The temperature in Yellowknife was expected to average minus 40 degrees (both, Fahrenheit and Celsius. The scales cross at this temperature). For some reason, this year (2010) was extremely unusual, and I landed there to find a “heat wave”: The temperature was a balmy minus 10 degrees Centigrade.

Unfortunately, when the temperature gets this “warm”, there are usually heavy clouds in the area, but again, the weather was very strange and I was lucky to encounter several nights of clear weather.

In terms of clothing, layers are a must, and extremely warm clothing is required, as one is likely to spend several hours out in the cold in one location without moving at all.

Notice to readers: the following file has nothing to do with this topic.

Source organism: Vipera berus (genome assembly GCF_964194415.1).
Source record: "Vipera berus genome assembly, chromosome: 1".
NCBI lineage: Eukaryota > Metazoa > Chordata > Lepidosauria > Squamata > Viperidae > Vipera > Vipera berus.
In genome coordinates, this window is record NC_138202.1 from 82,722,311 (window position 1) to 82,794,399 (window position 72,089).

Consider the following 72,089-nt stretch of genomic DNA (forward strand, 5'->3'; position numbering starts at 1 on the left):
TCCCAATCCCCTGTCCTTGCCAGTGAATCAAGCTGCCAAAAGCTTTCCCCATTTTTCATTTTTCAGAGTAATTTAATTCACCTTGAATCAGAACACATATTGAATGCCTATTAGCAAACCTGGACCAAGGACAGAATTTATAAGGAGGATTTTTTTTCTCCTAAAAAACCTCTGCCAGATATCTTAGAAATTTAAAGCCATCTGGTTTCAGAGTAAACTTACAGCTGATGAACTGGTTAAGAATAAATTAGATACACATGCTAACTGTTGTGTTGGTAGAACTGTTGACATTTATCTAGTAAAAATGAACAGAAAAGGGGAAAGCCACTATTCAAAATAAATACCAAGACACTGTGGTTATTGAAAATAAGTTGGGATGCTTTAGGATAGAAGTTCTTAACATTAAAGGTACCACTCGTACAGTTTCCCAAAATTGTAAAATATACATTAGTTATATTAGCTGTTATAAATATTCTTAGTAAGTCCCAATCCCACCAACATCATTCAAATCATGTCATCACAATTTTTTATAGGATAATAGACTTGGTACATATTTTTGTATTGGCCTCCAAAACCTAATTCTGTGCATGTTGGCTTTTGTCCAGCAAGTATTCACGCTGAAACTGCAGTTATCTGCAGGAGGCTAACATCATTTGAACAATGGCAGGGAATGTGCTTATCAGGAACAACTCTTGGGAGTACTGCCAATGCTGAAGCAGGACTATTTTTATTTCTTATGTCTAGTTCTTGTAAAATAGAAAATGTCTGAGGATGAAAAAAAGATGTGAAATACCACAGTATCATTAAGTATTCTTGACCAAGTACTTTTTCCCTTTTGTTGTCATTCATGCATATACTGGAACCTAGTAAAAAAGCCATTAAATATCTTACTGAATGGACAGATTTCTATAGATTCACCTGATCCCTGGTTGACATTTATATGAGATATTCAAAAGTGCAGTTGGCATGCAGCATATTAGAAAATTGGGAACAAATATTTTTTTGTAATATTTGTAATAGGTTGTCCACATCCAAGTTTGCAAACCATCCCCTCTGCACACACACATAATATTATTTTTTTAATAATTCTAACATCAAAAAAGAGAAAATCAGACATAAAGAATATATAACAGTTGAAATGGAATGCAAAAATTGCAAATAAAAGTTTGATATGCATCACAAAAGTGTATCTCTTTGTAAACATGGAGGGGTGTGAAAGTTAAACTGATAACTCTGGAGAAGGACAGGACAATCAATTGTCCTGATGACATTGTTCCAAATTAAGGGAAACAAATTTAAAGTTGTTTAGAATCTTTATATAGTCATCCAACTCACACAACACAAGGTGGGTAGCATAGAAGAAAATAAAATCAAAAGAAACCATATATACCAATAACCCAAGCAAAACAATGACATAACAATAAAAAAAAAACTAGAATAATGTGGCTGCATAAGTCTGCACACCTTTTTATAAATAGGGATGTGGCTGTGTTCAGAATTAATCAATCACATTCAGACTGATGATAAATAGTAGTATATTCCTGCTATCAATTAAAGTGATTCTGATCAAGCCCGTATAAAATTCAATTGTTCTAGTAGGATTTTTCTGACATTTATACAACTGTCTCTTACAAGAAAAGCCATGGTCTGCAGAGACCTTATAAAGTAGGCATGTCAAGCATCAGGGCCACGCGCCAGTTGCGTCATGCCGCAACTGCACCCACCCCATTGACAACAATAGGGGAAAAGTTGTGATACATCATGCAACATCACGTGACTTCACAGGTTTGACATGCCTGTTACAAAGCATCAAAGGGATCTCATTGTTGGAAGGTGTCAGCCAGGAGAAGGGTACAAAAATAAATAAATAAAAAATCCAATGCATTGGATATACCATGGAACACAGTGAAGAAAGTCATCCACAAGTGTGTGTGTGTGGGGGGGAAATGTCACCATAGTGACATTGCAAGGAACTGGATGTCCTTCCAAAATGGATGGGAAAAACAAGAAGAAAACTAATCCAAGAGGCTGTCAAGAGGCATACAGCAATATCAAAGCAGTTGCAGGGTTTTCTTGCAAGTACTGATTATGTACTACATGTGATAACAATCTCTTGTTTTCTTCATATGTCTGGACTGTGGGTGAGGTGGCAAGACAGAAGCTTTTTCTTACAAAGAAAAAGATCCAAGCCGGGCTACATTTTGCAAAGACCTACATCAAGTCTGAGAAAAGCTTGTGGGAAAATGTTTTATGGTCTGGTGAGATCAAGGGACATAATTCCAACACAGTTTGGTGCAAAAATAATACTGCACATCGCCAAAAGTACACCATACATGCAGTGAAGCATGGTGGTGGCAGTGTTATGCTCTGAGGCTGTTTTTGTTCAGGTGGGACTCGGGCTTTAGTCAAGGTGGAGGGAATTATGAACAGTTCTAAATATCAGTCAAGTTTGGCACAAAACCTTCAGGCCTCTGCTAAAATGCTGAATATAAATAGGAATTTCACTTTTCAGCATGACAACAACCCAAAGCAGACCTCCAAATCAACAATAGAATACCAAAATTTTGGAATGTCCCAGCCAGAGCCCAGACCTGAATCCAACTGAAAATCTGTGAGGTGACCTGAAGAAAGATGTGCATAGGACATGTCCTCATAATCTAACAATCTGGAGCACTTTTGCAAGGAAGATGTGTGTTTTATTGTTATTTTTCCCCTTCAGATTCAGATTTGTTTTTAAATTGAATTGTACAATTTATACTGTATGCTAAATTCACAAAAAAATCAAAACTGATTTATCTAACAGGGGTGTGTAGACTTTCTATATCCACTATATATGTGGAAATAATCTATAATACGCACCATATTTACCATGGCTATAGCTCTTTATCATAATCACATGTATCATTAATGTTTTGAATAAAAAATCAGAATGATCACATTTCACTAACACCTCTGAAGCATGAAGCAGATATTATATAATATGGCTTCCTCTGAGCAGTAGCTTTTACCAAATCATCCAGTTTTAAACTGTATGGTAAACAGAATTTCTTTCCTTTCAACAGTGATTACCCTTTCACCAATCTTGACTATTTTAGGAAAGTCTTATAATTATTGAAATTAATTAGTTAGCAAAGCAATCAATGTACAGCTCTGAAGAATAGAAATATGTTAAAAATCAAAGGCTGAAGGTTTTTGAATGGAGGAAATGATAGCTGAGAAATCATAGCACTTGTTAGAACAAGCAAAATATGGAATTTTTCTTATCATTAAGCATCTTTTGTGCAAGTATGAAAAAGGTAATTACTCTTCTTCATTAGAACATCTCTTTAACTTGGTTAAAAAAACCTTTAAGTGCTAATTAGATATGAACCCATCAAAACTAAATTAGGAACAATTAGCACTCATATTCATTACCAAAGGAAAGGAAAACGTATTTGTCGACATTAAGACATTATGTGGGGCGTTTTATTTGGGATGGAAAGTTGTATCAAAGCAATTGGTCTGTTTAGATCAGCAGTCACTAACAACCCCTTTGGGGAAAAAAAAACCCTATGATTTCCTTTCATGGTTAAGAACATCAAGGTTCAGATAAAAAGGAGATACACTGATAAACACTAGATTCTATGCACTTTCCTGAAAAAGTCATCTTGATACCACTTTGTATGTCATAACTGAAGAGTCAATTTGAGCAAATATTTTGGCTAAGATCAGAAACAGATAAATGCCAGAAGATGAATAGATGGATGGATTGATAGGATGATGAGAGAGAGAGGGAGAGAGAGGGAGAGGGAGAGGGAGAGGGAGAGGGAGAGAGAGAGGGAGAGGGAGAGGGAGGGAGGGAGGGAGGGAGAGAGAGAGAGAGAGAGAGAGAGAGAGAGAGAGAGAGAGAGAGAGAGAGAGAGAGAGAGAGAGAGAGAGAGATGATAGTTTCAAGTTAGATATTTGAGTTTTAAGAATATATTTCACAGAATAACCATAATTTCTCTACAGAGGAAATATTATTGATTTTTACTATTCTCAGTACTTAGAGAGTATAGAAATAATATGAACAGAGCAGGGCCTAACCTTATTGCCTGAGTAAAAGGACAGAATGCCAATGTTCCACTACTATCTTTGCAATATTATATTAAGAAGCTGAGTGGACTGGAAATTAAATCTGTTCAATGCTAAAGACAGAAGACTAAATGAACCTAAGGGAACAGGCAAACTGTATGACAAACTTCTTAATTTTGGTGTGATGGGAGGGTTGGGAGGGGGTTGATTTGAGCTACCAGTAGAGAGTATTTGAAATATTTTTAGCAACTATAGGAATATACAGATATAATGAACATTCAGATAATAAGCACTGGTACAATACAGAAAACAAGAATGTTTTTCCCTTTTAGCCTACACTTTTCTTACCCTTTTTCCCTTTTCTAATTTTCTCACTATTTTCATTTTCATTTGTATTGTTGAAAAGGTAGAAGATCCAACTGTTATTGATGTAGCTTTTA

In terms of camera equipment, a good solid tripod is mandatory since most exposures are too long to hand-hold the camera. The other mandatory requirement is to have at least one spare battery (I would recommend at least 2) kept in a warm pocket. Lithium Ion batteries have a bad habit of dying instantaneously with no warning in these types of cold temperatures. I missed several once-in-a-lifetime shots because one of my batteries that was almost full died at the worst possible time. Li Ion batteries start to operate normally again once they return to warmer temperatures.

Beyond that, the type of camera or equipment you use is a personal choice.



My personal preference for these types of images is to shoot with a moderate wide angle. I do not like man-made objects in my images, and I also do not like images of just the sky with no reference point. Therefore, I consistently tried to find a pristine untouched foreground under the sky.